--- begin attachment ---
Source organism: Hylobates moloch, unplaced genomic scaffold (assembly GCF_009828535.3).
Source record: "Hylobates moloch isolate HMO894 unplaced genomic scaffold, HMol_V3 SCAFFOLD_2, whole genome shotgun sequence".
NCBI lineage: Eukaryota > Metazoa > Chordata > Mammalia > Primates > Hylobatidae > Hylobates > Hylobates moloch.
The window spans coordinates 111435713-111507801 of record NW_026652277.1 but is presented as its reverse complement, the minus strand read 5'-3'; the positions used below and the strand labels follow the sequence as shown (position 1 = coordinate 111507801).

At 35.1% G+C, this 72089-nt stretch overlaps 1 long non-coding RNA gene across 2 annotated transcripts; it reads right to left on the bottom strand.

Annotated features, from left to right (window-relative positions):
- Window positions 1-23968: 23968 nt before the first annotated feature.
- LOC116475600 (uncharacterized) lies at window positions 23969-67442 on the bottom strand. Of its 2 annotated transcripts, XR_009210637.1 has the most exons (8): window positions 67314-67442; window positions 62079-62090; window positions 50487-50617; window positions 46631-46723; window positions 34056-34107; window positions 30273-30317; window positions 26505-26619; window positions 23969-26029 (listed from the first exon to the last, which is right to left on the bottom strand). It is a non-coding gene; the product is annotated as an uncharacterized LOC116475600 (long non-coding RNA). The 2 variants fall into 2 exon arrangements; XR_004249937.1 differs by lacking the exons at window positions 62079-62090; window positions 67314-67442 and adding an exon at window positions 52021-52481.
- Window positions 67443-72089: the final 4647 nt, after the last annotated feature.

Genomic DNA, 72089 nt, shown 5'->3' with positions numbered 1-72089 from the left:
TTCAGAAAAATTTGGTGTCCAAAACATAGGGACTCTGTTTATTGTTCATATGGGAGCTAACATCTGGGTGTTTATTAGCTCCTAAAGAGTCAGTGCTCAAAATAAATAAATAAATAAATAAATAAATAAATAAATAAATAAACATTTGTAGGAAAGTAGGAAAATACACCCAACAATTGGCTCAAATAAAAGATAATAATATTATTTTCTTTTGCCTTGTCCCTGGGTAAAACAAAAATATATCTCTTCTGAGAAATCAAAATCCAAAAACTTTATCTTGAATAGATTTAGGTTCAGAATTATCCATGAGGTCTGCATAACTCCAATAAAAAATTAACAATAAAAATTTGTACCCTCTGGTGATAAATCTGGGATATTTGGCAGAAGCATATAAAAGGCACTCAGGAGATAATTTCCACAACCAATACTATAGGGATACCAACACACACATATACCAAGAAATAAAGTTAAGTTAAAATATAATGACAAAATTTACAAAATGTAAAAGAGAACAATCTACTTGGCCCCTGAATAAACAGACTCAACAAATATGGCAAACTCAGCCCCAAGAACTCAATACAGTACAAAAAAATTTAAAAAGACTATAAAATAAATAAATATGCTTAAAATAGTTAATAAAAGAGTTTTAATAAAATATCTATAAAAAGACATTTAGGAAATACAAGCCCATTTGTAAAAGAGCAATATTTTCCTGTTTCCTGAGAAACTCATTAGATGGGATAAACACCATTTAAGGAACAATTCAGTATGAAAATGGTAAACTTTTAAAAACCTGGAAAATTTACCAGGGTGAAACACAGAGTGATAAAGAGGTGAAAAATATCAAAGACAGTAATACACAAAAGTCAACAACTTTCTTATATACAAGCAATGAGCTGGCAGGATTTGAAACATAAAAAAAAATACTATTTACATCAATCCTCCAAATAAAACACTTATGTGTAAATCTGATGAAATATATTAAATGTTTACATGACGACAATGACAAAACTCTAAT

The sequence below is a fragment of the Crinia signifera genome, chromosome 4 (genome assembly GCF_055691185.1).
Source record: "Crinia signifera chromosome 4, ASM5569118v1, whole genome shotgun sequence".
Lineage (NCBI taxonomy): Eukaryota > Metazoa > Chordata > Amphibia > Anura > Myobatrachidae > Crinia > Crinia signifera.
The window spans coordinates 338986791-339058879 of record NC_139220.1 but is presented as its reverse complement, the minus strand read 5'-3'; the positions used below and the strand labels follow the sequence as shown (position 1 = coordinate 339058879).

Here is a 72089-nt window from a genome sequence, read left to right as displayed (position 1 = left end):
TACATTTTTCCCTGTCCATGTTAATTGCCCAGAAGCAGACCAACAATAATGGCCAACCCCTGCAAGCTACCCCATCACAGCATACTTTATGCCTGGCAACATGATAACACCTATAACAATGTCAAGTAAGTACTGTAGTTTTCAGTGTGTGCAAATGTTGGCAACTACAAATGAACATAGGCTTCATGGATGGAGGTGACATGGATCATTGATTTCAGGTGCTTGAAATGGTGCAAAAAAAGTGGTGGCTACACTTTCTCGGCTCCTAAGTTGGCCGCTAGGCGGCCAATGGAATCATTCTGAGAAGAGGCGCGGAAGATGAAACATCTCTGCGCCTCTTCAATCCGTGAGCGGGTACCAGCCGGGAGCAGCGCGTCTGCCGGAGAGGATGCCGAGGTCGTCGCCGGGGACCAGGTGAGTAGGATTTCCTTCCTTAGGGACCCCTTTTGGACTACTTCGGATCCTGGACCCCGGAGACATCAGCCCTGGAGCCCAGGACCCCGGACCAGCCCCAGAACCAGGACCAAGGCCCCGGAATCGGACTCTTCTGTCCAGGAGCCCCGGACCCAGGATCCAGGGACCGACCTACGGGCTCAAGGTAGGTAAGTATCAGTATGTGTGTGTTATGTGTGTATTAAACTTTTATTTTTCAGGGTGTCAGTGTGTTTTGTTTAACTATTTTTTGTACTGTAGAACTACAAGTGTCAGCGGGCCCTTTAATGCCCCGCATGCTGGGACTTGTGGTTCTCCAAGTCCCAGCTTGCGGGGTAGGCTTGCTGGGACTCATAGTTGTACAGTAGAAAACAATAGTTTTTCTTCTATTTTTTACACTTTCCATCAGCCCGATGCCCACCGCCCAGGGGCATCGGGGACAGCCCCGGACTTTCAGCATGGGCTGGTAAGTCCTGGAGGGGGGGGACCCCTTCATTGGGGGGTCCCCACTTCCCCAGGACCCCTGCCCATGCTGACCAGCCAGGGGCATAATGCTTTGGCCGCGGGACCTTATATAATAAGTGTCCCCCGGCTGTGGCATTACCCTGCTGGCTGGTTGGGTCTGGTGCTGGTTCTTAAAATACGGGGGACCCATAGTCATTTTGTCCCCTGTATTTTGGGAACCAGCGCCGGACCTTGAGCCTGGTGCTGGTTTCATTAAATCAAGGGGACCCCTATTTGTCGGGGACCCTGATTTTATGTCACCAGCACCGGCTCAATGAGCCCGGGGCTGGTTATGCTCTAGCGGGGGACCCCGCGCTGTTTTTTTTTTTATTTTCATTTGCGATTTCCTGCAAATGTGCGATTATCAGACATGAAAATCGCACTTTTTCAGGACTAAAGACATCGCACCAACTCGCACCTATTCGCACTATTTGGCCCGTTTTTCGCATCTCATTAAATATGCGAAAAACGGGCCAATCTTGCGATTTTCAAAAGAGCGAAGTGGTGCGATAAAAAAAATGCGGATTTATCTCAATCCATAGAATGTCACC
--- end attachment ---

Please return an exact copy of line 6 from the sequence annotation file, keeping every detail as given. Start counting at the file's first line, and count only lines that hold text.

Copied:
Annotated features, from left to right (window-relative positions):